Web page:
San Francisco choreographer Margaret Jenkins has completed several collaborations with dance companies across the globe, but her upcoming performance is something personal.
“Margy,” as she is known in the dance community, is collaborating with Israeli choreographer Amir Kolben for upcoming performances at Yerba Buena Center for the Arts in San Francisco.
Margaret Jenkins Dance Company will celebrate its 40th anniversary season with two new works: “The Gate of Winds,” Jenkins’ first Israeli collaboration, and “Times Bones,” reflecting works she has made over the past four decades. Performances run April 3-6.
“The 40th has been a way of looking back and looking forward [and seeing] what brought me to this place as a choreographer,” Jenkins says.
She and Kolben sat down in Jenkins’ San Francisco studio to talk about the work they have been producing and how their relationship started nearly three years ago.
“It’s my fault,” laughs Jenkins, explaining how they began working together. With a familiarity that longtime friends share, Jenkins explains that after visiting Israel for the first time in 2011 with her husband (both are Jewish), and getting a feel for the Israeli dance scene, she made a decision.
“I started to feel a real pull and interest in making a work with an Israeli company,” she says.
With the help of Eyal Shir at the Jerusalem Foundation, an organization that focuses on community, cultural and coexistence programs, Jenkins met artistic director Kolben of the Kolben Dance Company in Jerusalem and the two hit it off immediately.
Jenkins, 71, has a long history of working with dance companies in India, China and Japan, but she says there was something special about an Israeli collaboration and working with Kolben that resonated and was meaningful. “I could connect with a different part of my person,” she explains.
After meeting Kolben in Jerusalem and feeling a real connection to what she describes as “a very complex city,” Jenkins broached the idea that the two work together on a piece.
“I felt that collaborating with Amir would provoke more investigation. For me, making a dance and creating a work is about finding things out,” she says.
But Kolben, 60, whose contemporary dance company often combines theater, live music and animation, had initial reservations about working with another choreographer.
“I had some ambivalence towards the proposition because I had never collaborated with anyone as far as choreography is concerned,” he says. “I’ve never done it and for good reason — I’m an opinionated person and I like my opinions to be heard. I’ve collaborated with musicians, but it’s a different thing.”
Nonetheless, he agreed.
After mobilizing close to $500,000 in support from Jewish philanthropists and foundations in the U.S., Jenkins was able to raise enough money to make the work possible.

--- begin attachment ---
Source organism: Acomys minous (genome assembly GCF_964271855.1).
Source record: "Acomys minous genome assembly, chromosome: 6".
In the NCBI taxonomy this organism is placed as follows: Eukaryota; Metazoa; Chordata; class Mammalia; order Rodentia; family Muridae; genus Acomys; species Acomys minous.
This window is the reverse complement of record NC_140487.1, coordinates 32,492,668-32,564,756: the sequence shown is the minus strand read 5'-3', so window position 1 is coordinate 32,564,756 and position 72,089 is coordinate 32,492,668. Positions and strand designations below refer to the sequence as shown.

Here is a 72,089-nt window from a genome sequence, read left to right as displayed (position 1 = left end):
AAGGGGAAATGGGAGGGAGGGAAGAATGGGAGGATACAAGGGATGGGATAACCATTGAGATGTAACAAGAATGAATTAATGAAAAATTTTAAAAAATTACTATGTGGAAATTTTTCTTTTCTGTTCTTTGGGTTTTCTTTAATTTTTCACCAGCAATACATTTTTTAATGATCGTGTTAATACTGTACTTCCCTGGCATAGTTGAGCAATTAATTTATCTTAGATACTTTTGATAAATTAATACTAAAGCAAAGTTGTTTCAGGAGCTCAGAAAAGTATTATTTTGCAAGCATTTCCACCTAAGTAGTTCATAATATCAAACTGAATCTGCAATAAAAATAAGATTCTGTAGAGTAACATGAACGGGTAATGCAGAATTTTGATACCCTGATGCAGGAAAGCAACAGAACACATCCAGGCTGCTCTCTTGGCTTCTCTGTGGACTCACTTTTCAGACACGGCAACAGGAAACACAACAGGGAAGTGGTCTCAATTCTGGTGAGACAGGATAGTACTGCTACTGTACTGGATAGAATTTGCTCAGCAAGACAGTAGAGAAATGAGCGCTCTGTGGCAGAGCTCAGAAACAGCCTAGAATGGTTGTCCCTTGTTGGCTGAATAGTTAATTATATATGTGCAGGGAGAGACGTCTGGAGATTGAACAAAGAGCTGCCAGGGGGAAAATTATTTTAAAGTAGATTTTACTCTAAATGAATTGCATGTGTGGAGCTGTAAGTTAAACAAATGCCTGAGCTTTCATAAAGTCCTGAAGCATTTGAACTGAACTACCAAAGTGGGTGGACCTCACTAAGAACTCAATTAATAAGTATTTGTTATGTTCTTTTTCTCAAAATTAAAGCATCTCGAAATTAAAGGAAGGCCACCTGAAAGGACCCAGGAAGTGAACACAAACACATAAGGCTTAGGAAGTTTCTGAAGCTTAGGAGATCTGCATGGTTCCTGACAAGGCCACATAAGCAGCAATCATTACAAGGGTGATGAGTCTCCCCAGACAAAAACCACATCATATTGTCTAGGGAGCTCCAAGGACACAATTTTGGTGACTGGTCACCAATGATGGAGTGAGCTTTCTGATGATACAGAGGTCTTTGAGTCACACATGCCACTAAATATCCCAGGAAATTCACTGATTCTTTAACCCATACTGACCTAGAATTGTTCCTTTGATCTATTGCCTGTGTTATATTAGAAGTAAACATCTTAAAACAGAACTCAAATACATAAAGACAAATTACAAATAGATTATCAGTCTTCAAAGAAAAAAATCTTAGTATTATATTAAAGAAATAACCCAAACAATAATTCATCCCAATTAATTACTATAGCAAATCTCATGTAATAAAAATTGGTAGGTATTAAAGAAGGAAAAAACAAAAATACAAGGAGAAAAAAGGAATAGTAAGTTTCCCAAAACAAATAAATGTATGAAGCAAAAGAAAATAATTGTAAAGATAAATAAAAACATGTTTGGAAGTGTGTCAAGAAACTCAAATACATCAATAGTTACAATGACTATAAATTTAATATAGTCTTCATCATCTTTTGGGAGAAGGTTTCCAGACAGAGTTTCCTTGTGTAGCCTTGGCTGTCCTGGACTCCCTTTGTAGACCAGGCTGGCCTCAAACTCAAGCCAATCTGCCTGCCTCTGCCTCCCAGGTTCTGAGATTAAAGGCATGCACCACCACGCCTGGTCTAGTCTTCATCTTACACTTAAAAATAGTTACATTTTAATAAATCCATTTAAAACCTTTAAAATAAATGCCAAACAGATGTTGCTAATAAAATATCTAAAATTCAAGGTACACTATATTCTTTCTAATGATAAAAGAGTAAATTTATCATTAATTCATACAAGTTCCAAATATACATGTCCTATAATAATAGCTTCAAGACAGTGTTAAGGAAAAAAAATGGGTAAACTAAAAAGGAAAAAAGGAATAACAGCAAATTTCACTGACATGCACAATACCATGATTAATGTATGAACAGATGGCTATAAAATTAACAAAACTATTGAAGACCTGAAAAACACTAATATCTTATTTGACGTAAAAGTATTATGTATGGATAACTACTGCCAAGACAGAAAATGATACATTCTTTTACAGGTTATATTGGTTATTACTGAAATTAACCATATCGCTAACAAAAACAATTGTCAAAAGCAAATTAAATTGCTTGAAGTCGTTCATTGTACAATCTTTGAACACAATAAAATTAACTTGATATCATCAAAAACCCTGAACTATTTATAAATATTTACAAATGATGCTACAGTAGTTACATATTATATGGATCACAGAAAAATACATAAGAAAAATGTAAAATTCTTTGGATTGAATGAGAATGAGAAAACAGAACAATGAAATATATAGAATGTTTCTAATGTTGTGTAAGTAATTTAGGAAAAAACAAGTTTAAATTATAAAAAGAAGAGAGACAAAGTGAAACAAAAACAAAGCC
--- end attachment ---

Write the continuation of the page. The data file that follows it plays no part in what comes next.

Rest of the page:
The piece they created, “The Gate of Winds,” looks at the city of Jerusalem and explores metaphorical and literal questions about life, faith, barriers and boundaries.
The process of working long-distance over two years has had its challenges, the choreographers agree, and the most notable currently is the time constraint. Both choreographers say they enjoy having time to work on a piece, leave it and revisit it months later. But time is a precious commodity when you’re combining dancers from two companies in two distant countries.
“It’s a great privilege to have time away from it. And re-meet it again,” Jenkins says.
The choreographers had a brief five-week “experiment” last year when Jenkins’ company traveled to Israel to work with Kolben; the choreographers have also been in communication about “The Gate of Wind” over the phone and have shared videos of previous pieces they’ve done.
But Kolben says phone calls and discussions are not where the real work happens. “What looks good on paper does not always look good in person. The real work [happens] in the studio,” he says.
The 15 dancers (eight from Israel and seven from San Francisco) began daily rehearsals on March 1 in Jenkins’ studio and will continue to do so until their first performance.
Despite growing up continents apart from one another, the choreographers say they come from strikingly similar backgrounds. Jenkins is a self-proclaimed atheist, and says she grew up in a progressive, leftist household.
Jenkins and Kolben say that while “political” is a loaded word, “The Gate of Wind” was based on their discussions about walls and barriers and the metaphors for them.
“It’s not just the Wailing Wall or the wall as a divide. What do these walls represent in terms of how we all live our lives? I think we are activating that metaphor in our work,” Jenkins says.
But Kolben is quick to point out that depending on where a performance takes place (a June performance is slated in Jerusalem), it will be construed by the audience in different ways. “If we show the work here or in Israel, it will resonate differently because of the differences of how life is,” he says.
For Jenkins, who began as a dancer in New York and San Francisco, this is just another step in a career that has spanned five decades.
“You put your feet on the ground and you cannot be the same ever again.”
Margaret Jenkins Dance Company performs with the Kolben Dance Company of Jerusalem at 7:30 p.m. April 3-5 and 3 p.m. April 6 at Yerba Buena Center for the Arts, 701 Mission St., S.F. $25-$35. www.ybca.org